São Paulo

Brazil

Mayor

Bruno Covas

Population

12,110,000 (2018)

Lead Innovation Officer

Daniel Annenberg

Innovation is helping to:
  • Improve internal government operations

  • Simplify administrative procedures for firms and residents

  • Engage residents and other stakeholders

Critical success factors:
  • Focus on measurement

  • Dedicated innovation team

  • Human resource support

  • Leadership from Mayor

Spotlight on innovation in São Paulo

São Paulo Municipality created three public innovation labs. The MobiLab promotes the creation of innovative solutions to urban mobility issues by the city’s start-up ecosystem. The Pátio Digital is an open government initiative focused on increasing transparency and citizen engagement, and improving educational services. The (011).lab promotes new ways of designing policies with collaborative and citizen-centric approaches. Acting as platforms to increase citizen engagement and encourage collaboration between the government, the private sector and civil society, they strive to tackle the city’s recurrent complex issues through co-creation approaches and innovative problem-solving methodologies. By promoting the innovation culture within the municipality, they contribute to improve urban governance and services’ quality.

Vision and approach to innovation capacity

Along with 56% of cities surveyed, São Paulo does not have an explicit innovation strategy. Similar to 40% of cities surveyed, São Paulo approaches innovation capacity both from a holistic/macro level, as well as in specific policy areas.

Policy areas that São Paulo is focused on

Digital governance
Education
Policy areas by number of cities

São Paulo utilizes 8 different innovation skills or roles

Project manager
Designer
Sociologist
Public manager
Architect
Lawyer
Economist
International relations officer
Innovation roles by number of cities

Situated in the Department of Innovation and Technology, São Paulo has two teams for innovation – Innovation Platform with 5 staff and Innovation Projects with 3 staff. In addition, there are other innovation initiatives in other departments of the municipality.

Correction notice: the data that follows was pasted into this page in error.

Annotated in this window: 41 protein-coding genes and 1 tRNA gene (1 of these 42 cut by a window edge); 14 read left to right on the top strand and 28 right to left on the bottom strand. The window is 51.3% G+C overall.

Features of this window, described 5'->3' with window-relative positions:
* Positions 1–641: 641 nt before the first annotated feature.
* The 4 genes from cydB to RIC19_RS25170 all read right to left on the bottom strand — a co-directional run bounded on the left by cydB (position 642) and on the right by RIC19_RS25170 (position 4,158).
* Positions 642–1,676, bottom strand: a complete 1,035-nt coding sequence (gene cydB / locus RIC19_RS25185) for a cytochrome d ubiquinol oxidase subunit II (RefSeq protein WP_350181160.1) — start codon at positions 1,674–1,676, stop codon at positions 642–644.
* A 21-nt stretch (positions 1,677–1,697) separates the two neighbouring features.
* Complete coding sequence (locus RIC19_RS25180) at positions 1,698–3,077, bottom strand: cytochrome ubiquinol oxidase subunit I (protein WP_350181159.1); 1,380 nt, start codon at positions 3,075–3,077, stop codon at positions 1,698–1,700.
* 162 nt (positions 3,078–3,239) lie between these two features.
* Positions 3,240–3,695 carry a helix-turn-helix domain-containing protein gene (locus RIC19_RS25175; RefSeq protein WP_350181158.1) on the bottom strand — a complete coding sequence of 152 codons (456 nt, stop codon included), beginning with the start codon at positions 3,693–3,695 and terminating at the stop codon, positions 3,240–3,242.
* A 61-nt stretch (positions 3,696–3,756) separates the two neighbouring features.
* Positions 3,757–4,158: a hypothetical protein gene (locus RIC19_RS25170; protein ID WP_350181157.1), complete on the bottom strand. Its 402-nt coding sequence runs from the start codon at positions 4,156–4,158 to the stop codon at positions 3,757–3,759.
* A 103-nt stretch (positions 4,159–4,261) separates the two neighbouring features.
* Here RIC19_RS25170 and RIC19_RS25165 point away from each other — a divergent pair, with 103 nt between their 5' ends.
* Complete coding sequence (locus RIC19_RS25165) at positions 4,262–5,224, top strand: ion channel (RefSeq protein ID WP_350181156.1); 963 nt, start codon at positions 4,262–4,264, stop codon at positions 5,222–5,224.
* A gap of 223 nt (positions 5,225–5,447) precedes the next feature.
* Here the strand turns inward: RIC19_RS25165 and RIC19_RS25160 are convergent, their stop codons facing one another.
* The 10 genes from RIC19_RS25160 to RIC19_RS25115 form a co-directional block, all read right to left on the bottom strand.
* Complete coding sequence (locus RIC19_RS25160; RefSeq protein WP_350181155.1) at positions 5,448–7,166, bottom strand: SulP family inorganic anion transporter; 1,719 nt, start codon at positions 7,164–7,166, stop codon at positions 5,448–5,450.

Terms São Paulo most associates with innovation

Experimentation
Human-centered design

São Paulo's most common innovation activities

Taking risks and testing new ideas
e.g. prototyping new programs or models to address a persistent city challenge
Facilitating organizational change within the municipality
e.g. silo-busting; new internal performance management; staff training and capacity building on innovation tools or techniques; reforms to contracting or procurement
Human-centered design
e.g. prioritizing the end-user at each stage of the design process
  1. 1

    Taking risks or testing new ideas

  2. 2

    Data-driven analytics/public data management

  3. 3

    Engaging residents in new ways

  4. 4

    Developing new solutions based on digital technologies

  5. 5

    Organizational change within the municipality

  6. 6

    Human-centered design

  7. 7

    Rethinking your city’s approach to financing partnerships

How is innovation funded here?

Like 77% of cities surveyed, São Paulo has dedicated funding to support innovation capacity.

Top sources of funding

Municipal budget
Municipal budget
This could include, for instance, City Council approved funds; operating budget; a special funding process (bond, Mayoral special initiative funding, etc.); and participatory budgeting / citizen-selected budgeting.
External funding
External funding
This could include private, philanthropic/non-profit and/or academic/think tank resources.

Activities being funded

Launching or sustaining a project
Idea generation & brainstorming
55 cities
Launching or sustaining a project
53 cities
Idea generation & brainstorming
3 cities
Investing in digital systems
2 cities
Investing in physical infrastructure
2 cities
Paying for services

How is innovation measured?

São Paulo has developed partnerships to promote its innovation capacity with other public agencies, private firms, not-for-profit organisations, and city residents/resident associations. The city engages with different partners depending on the focus of work.

To improve data use, the city has also developed data partnerships with academia and think tanks to collect and analyse data, as well as with other cities. For instance, the city has established partnership with IDB and 4 other cities to develop Big Data capability.

Data availability by policy area

4
1
10

Sufficient data

Transport/Mobility

Housing and built environment

Education

Digital governance

Insufficient data

Tourism

No Response

Economic Development

Policing and law enforcement

Health

Water

Waste and sewage

Labour market and skills

Environment and climate change

Culture

Social inclusion and equity

Public works